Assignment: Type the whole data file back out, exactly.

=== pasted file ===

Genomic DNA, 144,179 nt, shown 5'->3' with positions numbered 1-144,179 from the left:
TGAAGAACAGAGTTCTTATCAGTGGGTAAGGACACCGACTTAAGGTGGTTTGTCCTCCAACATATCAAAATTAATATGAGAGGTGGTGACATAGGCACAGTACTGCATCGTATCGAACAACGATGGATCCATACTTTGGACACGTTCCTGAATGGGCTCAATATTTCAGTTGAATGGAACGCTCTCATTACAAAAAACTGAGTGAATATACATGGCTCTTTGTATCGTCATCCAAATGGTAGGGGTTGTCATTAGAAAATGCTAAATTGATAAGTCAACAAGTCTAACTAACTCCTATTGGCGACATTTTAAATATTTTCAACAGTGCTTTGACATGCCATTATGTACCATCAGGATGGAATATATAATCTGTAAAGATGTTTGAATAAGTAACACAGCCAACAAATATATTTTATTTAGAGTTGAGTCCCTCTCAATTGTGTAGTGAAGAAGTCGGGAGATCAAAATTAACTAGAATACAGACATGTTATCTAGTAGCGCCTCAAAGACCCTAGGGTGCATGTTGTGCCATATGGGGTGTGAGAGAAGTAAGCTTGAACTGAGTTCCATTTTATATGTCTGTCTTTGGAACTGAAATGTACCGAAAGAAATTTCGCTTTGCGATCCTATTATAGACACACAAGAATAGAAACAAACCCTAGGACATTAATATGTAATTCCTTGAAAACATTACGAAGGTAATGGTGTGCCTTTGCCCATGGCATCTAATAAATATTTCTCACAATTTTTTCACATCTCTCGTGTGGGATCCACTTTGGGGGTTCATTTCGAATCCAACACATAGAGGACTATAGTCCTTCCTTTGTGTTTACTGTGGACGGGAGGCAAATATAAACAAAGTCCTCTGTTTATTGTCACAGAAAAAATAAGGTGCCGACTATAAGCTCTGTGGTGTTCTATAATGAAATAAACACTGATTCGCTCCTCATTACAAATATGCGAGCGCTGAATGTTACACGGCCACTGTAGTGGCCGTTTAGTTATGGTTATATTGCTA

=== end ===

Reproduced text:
Genomic DNA, 144,179 nt, shown 5'->3' with positions numbered 1-144,179 from the left:
TGAAGAACAGAGTTCTTATCAGTGGGTAAGGACACCGACTTAAGGTGGTTTGTCCTCCAACATATCAAAATTAATATGAGAGGTGGTGACATAGGCACAGTACTGCATCGTATCGAACAACGATGGATCCATACTTTGGACACGTTCCTGAATGGGCTCAATATTTCAGTTGAATGGAACGCTCTCATTACAAAAAACTGAGTGAATATACATGGCTCTTTGTATCGTCATCCAAATGGTAGGGGTTGTCATTAGAAAATGCTAAATTGATAAGTCAACAAGTCTAACTAACTCCTATTGGCGACATTTTAAATATTTTCAACAGTGCTTTGACATGCCATTATGTACCATCAGGATGGAATATATAATCTGTAAAGATGTTTGAATAAGTAACACAGCCAACAAATATATTTTATTTAGAGTTGAGTCCCTCTCAATTGTGTAGTGAAGAAGTCGGGAGATCAAAATTAACTAGAATACAGACATGTTATCTAGTAGCGCCTCAAAGACCCTAGGGTGCATGTTGTGCCATATGGGGTGTGAGAGAAGTAAGCTTGAACTGAGTTCCATTTTATATGTCTGTCTTTGGAACTGAAATGTACCGAAAGAAATTTCGCTTTGCGATCCTATTATAGACACACAAGAATAGAAACAAACCCTAGGACATTAATATGTAATTCCTTGAAAACATTACGAAGGTAATGGTGTGCCTTTGCCCATGGCATCTAATAAATATTTCTCACAATTTTTTCACATCTCTCGTGTGGGATCCACTTTGGGGGTTCATTTCGAATCCAACACATAGAGGACTATAGTCCTTCCTTTGTGTTTACTGTGGACGGGAGGCAAATATAAACAAAGTCCTCTGTTTATTGTCACAGAAAAAATAAGGTGCCGACTATAAGCTCTGTGGTGTTCTATAATGAAATAAACACTGATTCGCTCCTCATTACAAATATGCGAGCGCTGAATGTTACACGGCCACTGTAGTGGCCGTTTAGTTATGGTTATATTGCTA